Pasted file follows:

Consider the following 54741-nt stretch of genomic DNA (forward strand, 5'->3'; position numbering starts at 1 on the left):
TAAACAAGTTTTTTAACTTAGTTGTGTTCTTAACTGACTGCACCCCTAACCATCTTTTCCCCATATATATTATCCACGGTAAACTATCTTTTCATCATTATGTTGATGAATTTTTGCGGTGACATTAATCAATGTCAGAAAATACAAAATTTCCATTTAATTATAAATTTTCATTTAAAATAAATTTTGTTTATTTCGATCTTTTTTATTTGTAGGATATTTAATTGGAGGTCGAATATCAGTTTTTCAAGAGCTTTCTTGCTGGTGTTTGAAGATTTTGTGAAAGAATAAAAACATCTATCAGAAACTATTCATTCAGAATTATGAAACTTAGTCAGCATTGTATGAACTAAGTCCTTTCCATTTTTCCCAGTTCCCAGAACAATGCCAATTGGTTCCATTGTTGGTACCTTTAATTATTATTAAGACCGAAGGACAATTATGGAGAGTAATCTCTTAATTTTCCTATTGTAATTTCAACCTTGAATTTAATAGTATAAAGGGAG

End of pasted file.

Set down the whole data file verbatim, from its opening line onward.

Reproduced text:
Consider the following 54741-nt stretch of genomic DNA (forward strand, 5'->3'; position numbering starts at 1 on the left):
TAAACAAGTTTTTTAACTTAGTTGTGTTCTTAACTGACTGCACCCCTAACCATCTTTTCCCCATATATATTATCCACGGTAAACTATCTTTTCATCATTATGTTGATGAATTTTTGCGGTGACATTAATCAATGTCAGAAAATACAAAATTTCCATTTAATTATAAATTTTCATTTAAAATAAATTTTGTTTATTTCGATCTTTTTTATTTGTAGGATATTTAATTGGAGGTCGAATATCAGTTTTTCAAGAGCTTTCTTGCTGGTGTTTGAAGATTTTGTGAAAGAATAAAAACATCTATCAGAAACTATTCATTCAGAATTATGAAACTTAGTCAGCATTGTATGAACTAAGTCCTTTCCATTTTTCCCAGTTCCCAGAACAATGCCAATTGGTTCCATTGTTGGTACCTTTAATTATTATTAAGACCGAAGGACAATTATGGAGAGTAATCTCTTAATTTTCCTATTGTAATTTCAACCTTGAATTTAATAGTATAAAGGGAG